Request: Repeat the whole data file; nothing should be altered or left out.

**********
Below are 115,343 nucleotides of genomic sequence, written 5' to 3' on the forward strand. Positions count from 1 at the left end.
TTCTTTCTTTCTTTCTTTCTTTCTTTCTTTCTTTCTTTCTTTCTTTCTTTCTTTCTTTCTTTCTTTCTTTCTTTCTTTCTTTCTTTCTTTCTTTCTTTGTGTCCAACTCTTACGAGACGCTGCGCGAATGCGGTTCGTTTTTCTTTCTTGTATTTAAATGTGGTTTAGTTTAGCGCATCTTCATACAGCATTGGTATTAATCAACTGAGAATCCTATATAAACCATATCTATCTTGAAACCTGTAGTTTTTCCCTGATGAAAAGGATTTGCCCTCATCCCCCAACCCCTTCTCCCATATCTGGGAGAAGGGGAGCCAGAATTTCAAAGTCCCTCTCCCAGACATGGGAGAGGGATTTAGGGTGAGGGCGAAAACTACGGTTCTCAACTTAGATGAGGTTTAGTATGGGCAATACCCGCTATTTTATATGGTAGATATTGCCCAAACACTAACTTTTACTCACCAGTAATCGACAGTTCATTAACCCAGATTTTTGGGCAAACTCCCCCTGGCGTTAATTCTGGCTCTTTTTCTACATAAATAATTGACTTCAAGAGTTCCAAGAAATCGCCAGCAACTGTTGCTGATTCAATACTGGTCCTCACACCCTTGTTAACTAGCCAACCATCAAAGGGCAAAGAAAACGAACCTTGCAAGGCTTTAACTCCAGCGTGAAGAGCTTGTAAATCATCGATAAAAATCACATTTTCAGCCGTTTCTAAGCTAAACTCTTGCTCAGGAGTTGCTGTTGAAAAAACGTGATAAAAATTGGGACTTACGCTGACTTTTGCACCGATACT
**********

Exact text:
Below are 115,343 nucleotides of genomic sequence, written 5' to 3' on the forward strand. Positions count from 1 at the left end.
TTCTTTCTTTCTTTCTTTCTTTCTTTCTTTCTTTCTTTCTTTCTTTCTTTCTTTCTTTCTTTCTTTCTTTCTTTCTTTCTTTCTTTCTTTCTTTCTTTGTGTCCAACTCTTACGAGACGCTGCGCGAATGCGGTTCGTTTTTCTTTCTTGTATTTAAATGTGGTTTAGTTTAGCGCATCTTCATACAGCATTGGTATTAATCAACTGAGAATCCTATATAAACCATATCTATCTTGAAACCTGTAGTTTTTCCCTGATGAAAAGGATTTGCCCTCATCCCCCAACCCCTTCTCCCATATCTGGGAGAAGGGGAGCCAGAATTTCAAAGTCCCTCTCCCAGACATGGGAGAGGGATTTAGGGTGAGGGCGAAAACTACGGTTCTCAACTTAGATGAGGTTTAGTATGGGCAATACCCGCTATTTTATATGGTAGATATTGCCCAAACACTAACTTTTACTCACCAGTAATCGACAGTTCATTAACCCAGATTTTTGGGCAAACTCCCCCTGGCGTTAATTCTGGCTCTTTTTCTACATAAATAATTGACTTCAAGAGTTCCAAGAAATCGCCAGCAACTGTTGCTGATTCAATACTGGTCCTCACACCCTTGTTAACTAGCCAACCATCAAAGGGCAAAGAAAACGAACCTTGCAAGGCTTTAACTCCAGCGTGAAGAGCTTGTAAATCATCGATAAAAATCACATTTTCAGCCGTTTCTAAGCTAAACTCTTGCTCAGGAGTTGCTGTTGAAAAAACGTGATAAAAATTGGGACTTACGCTGACTTTTGCACCGATACT